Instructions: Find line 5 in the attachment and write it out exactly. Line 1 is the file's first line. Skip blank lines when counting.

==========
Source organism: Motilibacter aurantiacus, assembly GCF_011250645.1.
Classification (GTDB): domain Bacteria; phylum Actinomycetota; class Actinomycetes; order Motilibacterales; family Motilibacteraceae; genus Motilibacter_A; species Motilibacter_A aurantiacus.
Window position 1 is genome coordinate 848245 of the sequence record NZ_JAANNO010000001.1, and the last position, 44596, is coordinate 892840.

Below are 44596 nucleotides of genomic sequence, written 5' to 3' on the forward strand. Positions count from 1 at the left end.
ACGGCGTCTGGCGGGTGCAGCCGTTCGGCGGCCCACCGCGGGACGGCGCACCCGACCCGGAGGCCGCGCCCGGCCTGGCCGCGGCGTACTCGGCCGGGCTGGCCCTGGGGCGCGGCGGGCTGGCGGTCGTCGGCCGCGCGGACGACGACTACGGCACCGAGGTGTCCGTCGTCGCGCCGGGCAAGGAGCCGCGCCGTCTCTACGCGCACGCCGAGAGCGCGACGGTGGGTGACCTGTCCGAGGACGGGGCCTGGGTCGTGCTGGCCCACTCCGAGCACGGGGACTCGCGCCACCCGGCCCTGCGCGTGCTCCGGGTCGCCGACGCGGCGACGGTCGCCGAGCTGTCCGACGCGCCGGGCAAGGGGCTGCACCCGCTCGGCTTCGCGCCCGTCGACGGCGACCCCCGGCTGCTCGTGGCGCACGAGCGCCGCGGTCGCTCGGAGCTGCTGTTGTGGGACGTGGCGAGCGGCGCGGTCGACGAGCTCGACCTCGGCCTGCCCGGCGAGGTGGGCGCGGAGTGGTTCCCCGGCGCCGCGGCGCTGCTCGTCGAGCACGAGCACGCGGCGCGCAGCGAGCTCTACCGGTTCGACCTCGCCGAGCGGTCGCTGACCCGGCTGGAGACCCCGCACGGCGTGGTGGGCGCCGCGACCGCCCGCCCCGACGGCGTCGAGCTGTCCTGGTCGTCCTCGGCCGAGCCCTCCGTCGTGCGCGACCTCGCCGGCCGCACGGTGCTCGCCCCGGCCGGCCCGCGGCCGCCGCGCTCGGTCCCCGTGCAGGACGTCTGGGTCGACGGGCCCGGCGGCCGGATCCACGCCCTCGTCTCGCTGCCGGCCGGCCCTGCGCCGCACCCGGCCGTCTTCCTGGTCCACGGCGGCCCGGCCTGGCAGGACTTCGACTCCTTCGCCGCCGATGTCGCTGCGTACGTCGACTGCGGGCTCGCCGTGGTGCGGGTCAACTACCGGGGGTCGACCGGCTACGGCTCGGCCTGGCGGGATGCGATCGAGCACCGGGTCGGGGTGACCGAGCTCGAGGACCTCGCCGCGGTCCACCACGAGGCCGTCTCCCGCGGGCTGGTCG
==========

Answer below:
ACGGCGTCTGGCGGGTGCAGCCGTTCGGCGGCCCACCGCGGGACGGCGCACCCGACCCGGAGGCCGCGCCCGGCCTGGCCGCGGCGTACTCGGCCGGGCTGGCCCTGGGGCGCGGCGGGCTGGCGGTCGTCGGCCGCGCGGACGACGACTACGGCACCGAGGTGTCCGTCGTCGCGCCGGGCAAGGAGCCGCGCCGTCTCTACGCGCACGCCGAGAGCGCGACGGTGGGTGACCTGTCCGAGGACGGGGCCTGGGTCGTGCTGGCCCACTCCGAGCACGGGGACTCGCGCCACCCGGCCCTGCGCGTGCTCCGGGTCGCCGACGCGGCGACGGTCGCCGAGCTGTCCGACGCGCCGGGCAAGGGGCTGCACCCGCTCGGCTTCGCGCCCGTCGACGGCGACCCCCGGCTGCTCGTGGCGCACGAGCGCCGCGGTCGCTCGGAGCTGCTGTTGTGGGACGTGGCGAGCGGCGCGGTCGACGAGCTCGACCTCGGCCTGCCCGGCGAGGTGGGCGCGGAGTGGTTCCCCGGCGCCGCGGCGCTGCTCGTCGAGCACGAGCACGCGGCGCGCAGCGAGCTCTACCGGTTCGACCTCGCCGAGCGGTCGCTGACCCGGCTGGAGACCCCGCACGGCGTGGTGGGCGCCGCGACCGCCCGCCCCGACGGCGTCGAGCTGTCCTGGTCGTCCTCGGCCGAGCCCTCCGTCGTGCGCGACCTCGCCGGCCGCACGGTGCTCGCCCCGGCCGGCCCGCGGCCGCCGCGCTCGGTCCCCGTGCAGGACGTCTGGGTCGACGGGCCCGGCGGCCGGATCCACGCCCTCGTCTCGCTGCCGGCCGGCCCTGCGCCGCACCCGGCCGTCTTCCTGGTCCACGGCGGCCCGGCCTGGCAGGACTTCGACTCCTTCGCCGCCGATGTCGCTGCGTACGTCGACTGCGGGCTCGCCGTGGTGCGGGTCAACTACCGGGGGTCGACCGGCTACGGCTCGGCCTGGCGGGATGCGATCGAGCACCGGGTCGGGGTGACCGAGCTCGAGGACCTCGCCGCGGTCCACCACGAGGCCGTCTCCCGCGGGCTGGTCG